Belt: 'We'll take a win any day'
Marco Scutaro took four straight balls from Red Sox reliever Brayan Villareal to force in the winning run. (CSN BAY AREA)
SAN FRANCISCO – Good teams don’t care how they win. And bad teams?
They’re even less discriminating.
A sellout crowd did not meet the Giants’ ninth walk-off win with an eruption. It was more a buzz of confusion as Marco Scutaro took a fourth consecutive pitch out of the strike zone from Red Sox right-hander Brayan Villareal with the bases loaded.
It was a walk-off walk for the Giants, all right – and a 3-2 victory that they’ll take home and cut off the price tags before even trying it on.
It was the Giants’ first walk-off win since June 22. They had seven of them in April and May. And for most of the night, the last thing you’d expect from them would be a comeback win against one of the AL’s top teams.
Twice they had a runner at third base with no outs, and twice they stranded them. But Brandon Belt finished a homer away from the cycle and Roger Kieschnick singled three times to start rallies – including his hit in the ninth that led to the winning run.
Pinch hitter Andres Torres drew a two-out walk, pinch hitter Hector Sanchez was hit on the left hand by a pitch after being down 0-2 to Franklin Morales, and Scutaro left his bat on his shoulders four times against Villareal.
Starting pitching report
If they held a single-elimination tournament to find the most ornery pitcher in the major leagues, Ryan Vogelsong and Jake Peavy might meet where the brackets end.
Both right-handers will stretch counts to 3-2. They’ll pitch around threats. With a runner at third base and less than two outs, they’ll snort and stomp and draw a line in the dirt.
So it seemed fitting that neither pitcher received a decision Tuesday night. Although Peavy left with a 2-1 lead, it ended in a stalemate for both right-handers.
Vogelsong held a potent Red Sox lineup to two runs in seven innings. A good start, right? Well, it was even more impressive when you consider how it began.
Vogelsong appeared headed for an early knockout. The Red Sox loaded the bases with nobody out in the first inning after a hit batter and two singles, including one that easily could’ve been an error on second baseman Marco Scutaro.
Mike Carp hit a sacrifice fly and the Red Sox loaded them up again with one more infield hit that found a seam on the right side of the infield. But Vogelsong went to his curveball to escape the threat, getting a shallow fly out and a comebacker.
But he had to grind again in the third. Shane Victorino hit a 2-2 fastball off the top of the ambulance beyond the left field fence to start the inning and give the Red Sox a 2-0 lead. It was just an 88 mph pitch, and it appeared that Vogelsong’s lack of life would lead to a pummeling.
Vogelsong began to hit spots more dependably, though. He retired rookie Xander Bogaerts for the second time, getting a grounder to short. The phenom began his career 0 for 2 with five left on base.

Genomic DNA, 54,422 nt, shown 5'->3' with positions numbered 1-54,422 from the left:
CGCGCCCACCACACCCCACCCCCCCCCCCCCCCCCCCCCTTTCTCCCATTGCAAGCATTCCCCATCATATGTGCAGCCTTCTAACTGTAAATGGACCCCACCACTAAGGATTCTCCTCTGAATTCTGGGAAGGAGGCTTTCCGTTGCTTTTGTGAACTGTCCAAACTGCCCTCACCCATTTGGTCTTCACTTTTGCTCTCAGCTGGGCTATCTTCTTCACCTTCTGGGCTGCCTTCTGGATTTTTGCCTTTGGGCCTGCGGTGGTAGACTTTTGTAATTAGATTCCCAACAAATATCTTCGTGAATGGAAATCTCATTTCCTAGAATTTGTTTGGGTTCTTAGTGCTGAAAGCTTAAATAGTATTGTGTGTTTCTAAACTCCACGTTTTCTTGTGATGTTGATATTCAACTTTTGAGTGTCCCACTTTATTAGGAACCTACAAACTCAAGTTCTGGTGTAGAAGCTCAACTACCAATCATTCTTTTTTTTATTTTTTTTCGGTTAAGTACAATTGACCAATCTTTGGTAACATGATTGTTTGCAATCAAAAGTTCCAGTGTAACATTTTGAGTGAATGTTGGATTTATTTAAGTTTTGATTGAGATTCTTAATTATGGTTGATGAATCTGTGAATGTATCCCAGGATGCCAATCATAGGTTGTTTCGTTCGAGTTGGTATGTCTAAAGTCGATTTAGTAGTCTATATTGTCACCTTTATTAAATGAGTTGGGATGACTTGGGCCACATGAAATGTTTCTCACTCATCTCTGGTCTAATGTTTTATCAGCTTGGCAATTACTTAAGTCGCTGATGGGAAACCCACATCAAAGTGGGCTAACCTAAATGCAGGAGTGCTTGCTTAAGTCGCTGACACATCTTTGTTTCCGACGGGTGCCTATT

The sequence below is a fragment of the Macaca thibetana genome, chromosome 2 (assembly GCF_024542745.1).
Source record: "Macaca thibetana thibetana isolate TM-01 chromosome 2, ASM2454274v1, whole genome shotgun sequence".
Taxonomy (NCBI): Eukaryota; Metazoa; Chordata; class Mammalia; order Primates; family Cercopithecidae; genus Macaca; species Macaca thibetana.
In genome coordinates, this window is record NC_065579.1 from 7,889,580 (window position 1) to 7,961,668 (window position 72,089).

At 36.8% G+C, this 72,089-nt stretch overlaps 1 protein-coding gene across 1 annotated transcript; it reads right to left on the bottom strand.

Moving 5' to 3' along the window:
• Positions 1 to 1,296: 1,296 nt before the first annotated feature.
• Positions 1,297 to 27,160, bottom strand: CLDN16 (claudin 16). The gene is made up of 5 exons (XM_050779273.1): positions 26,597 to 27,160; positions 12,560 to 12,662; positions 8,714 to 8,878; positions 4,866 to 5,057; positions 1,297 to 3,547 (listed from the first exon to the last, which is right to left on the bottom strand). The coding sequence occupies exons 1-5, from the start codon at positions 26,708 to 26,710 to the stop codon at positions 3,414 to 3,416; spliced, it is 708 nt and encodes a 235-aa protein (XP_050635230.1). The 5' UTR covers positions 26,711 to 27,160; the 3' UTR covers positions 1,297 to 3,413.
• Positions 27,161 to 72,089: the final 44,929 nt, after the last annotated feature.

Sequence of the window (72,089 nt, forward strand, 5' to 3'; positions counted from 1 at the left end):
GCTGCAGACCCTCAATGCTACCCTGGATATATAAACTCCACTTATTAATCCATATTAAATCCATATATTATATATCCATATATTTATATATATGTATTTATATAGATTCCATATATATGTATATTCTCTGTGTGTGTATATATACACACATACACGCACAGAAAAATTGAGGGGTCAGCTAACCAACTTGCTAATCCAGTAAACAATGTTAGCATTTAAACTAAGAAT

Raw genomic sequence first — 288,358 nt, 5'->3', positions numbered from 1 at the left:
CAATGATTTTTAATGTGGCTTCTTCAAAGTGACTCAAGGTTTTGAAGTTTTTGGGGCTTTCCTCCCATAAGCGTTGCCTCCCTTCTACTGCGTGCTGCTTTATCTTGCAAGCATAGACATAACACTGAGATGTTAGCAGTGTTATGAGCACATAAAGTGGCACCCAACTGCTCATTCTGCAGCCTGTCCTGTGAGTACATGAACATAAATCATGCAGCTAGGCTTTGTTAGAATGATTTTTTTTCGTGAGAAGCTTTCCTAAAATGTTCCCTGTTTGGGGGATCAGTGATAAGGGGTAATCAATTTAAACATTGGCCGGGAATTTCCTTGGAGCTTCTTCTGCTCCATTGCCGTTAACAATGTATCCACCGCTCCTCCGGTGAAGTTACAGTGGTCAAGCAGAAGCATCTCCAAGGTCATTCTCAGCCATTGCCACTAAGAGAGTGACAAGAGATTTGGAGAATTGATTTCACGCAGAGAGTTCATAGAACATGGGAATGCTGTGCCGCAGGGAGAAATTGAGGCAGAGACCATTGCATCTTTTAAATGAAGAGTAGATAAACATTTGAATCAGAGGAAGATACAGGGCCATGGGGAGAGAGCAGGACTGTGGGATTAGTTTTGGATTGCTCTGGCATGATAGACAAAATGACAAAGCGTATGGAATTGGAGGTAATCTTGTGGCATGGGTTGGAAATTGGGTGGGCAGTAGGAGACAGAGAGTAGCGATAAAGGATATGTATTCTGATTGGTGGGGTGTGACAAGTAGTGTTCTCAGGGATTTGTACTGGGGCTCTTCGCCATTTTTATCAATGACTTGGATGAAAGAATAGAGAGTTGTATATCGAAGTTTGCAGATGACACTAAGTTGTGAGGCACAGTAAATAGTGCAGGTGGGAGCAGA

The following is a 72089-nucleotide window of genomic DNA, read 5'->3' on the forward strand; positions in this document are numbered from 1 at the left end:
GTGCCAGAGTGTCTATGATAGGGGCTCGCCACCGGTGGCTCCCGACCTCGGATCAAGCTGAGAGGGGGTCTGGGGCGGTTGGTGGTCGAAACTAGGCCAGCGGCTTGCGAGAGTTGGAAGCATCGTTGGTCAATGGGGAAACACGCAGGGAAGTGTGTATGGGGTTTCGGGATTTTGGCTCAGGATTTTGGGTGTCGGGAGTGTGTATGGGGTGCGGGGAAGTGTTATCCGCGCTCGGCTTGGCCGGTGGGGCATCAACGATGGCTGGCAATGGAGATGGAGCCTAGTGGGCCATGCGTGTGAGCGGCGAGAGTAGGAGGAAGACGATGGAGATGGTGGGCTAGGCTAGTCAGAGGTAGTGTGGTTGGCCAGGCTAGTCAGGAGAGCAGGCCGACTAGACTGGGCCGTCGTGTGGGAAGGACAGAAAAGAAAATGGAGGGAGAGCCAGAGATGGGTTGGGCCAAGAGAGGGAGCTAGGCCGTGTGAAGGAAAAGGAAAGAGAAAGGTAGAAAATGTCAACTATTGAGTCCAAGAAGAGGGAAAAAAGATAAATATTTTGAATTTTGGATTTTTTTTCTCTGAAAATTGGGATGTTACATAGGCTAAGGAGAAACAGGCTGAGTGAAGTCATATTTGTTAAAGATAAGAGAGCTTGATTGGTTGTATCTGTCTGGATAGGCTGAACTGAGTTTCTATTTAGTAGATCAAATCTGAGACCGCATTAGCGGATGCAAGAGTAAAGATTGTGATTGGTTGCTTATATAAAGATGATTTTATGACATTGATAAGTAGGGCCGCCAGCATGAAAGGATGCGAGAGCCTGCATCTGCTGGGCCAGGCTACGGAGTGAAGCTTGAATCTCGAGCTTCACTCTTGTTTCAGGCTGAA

Starting with Bogaerts, Vogelsong retired 13 of the last 14 batters he faced. He struck out five, and despite working many deep counts, he only walked one.
Santiago Casilla pitched around a single in the eighth inning and Sergio Romo needed just 10 pitches to record three ground outs, once again leaning on his emerging sinker.
Romo is 4-6 after receiving the decision.
At the plate
Those were not chances that the Giants passed up. Those were bunches upon bunches of low-hanging fruit.
What could be easier to score than a leadoff triple? Yet somehow the Giants managed to keep Belt stuck fast to third base in the fourth inning. Buster Posey grounded to third base, then Hunter Pence and Brandon Crawford struck out.
They did it again in the fifth. Kieschnick singled and Joaquin Arias hit a pitch into the left field corner that rattled around for a triple that cut the Red Sox’s lead to 2-1. But with the infield crowding the plate, Red Sox second baseman Dustin Pedroia made a diving stop on Vogelsong’s grounder. Gregor Blanco hit an easier bouncing ball to Pedroia for the second out. And Scutaro couldn’t beat out a chopper off the plate. The 37-year-old sprinted down the line and tried a headfirst slide – then spiked his helmet after first base umpire Dan Belino called him out. Even on replays, it was hard to tell if the throw from shortstop beat him. But manager Bruce Bochy didn’t argue it.
Belt hit a leadoff double in the sixth but oddly didn’t advance on Posey’s ground out. Pence flied out and Crawford grounded out to end the inning.
When you blow that many chances to score, you deserve your fate.
But the Giants created one more chance in the eighth. Scutaro singled and took third on Belt’s single into the left field corner. Then Posey followed with a foul fly down the right field line that Shane Victorino caught near the wall.
Could Victorino have let it drop? Maybe, but it’s hard to give away an out in that situation – even if it resulted in Posey’s first RBI in 10 games.
Then came the ninth, and the walk-off walk.
Pedroia’s play on Vogelsong saved a run in the fifth. Peavy appeared to roll his ankle while releasing the ball, which might explain why he was pulled in the sixth with just 92 pitches.
The Giants announced 41,551 paid – and bravo, you loyal Giants fans who turned down the chance to sell your tickets to Sox Nation.
The Giants and Red Sox complete their three-game interleague series Wednesday afternoon at AT&T Park. Barry Zito (4-8, 5.34) returns to the rotation against left-hander Felix Doubront (8-6, 3.95). First pitch is scheduled for 12:45 p.m. PDT.